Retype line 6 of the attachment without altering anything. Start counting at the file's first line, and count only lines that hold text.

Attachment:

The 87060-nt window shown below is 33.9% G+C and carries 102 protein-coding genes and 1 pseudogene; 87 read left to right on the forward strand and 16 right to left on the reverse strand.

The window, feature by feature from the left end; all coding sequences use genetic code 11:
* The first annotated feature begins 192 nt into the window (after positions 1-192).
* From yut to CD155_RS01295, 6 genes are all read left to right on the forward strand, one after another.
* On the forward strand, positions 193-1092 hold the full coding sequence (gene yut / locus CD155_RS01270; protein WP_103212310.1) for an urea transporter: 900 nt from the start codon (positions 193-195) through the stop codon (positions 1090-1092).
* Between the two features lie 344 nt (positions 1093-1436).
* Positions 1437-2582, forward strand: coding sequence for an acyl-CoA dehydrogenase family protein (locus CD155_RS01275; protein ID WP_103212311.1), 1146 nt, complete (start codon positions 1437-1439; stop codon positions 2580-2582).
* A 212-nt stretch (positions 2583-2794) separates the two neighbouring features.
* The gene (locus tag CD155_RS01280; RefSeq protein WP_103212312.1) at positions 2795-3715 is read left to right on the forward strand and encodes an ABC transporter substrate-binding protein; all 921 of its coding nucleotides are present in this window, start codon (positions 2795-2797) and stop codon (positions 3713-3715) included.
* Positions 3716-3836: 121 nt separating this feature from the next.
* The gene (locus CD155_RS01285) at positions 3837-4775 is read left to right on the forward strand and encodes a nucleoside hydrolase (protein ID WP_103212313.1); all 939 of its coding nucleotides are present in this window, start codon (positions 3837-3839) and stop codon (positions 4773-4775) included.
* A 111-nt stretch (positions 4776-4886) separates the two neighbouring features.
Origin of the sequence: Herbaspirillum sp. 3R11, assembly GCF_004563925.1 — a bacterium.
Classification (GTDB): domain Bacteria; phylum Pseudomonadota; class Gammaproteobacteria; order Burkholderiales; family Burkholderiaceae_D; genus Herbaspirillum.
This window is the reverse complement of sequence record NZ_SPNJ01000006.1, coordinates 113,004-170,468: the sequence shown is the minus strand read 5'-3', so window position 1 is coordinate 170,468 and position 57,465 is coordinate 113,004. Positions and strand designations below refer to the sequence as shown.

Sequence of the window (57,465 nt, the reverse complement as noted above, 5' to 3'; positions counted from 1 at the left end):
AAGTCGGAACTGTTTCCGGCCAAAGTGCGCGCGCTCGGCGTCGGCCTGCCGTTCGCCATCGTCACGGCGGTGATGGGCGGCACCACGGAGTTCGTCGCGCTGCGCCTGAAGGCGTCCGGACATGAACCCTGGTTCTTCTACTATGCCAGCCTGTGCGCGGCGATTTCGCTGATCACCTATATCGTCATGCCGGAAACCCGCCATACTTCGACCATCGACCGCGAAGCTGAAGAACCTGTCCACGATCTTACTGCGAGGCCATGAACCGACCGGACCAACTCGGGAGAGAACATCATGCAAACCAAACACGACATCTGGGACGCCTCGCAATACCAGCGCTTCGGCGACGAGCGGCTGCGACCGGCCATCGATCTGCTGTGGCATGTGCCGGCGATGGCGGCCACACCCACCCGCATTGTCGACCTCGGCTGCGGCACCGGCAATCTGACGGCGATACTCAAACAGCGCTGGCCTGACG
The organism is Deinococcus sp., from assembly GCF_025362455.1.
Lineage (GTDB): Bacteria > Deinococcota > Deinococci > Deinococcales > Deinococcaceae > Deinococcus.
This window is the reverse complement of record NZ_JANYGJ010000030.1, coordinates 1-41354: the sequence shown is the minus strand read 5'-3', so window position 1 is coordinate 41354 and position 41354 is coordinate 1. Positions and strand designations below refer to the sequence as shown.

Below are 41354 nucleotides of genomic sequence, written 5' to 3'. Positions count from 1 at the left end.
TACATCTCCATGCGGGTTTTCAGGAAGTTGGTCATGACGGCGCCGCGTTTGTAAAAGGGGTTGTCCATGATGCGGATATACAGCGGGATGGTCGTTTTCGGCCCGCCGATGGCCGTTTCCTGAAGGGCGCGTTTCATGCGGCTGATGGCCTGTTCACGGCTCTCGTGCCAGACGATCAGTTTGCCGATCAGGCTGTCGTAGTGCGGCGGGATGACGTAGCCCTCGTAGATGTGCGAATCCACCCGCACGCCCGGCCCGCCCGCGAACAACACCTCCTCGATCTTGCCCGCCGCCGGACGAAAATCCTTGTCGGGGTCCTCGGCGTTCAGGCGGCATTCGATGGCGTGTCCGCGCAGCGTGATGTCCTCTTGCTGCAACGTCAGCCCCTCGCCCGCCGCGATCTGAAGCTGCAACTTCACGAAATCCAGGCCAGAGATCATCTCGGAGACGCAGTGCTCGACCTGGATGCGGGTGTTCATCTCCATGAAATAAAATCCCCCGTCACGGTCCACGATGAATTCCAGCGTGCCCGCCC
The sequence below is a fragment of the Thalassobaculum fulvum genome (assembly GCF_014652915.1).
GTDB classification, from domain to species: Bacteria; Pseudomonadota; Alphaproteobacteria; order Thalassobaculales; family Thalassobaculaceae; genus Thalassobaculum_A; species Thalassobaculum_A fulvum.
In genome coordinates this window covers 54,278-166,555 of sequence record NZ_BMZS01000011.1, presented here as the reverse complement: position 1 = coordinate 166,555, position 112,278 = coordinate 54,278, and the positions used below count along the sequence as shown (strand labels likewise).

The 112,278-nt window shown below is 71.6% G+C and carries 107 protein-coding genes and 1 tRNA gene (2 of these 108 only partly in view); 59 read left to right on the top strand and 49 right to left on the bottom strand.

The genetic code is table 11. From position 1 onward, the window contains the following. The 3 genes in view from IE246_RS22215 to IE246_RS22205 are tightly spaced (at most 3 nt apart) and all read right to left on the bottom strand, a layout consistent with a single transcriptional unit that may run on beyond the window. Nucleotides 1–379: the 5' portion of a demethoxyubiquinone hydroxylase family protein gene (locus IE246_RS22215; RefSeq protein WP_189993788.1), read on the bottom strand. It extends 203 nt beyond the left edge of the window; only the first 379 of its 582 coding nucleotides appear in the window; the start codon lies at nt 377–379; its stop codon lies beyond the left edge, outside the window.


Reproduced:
* Between the two features lie 344 nt (positions 1093-1436).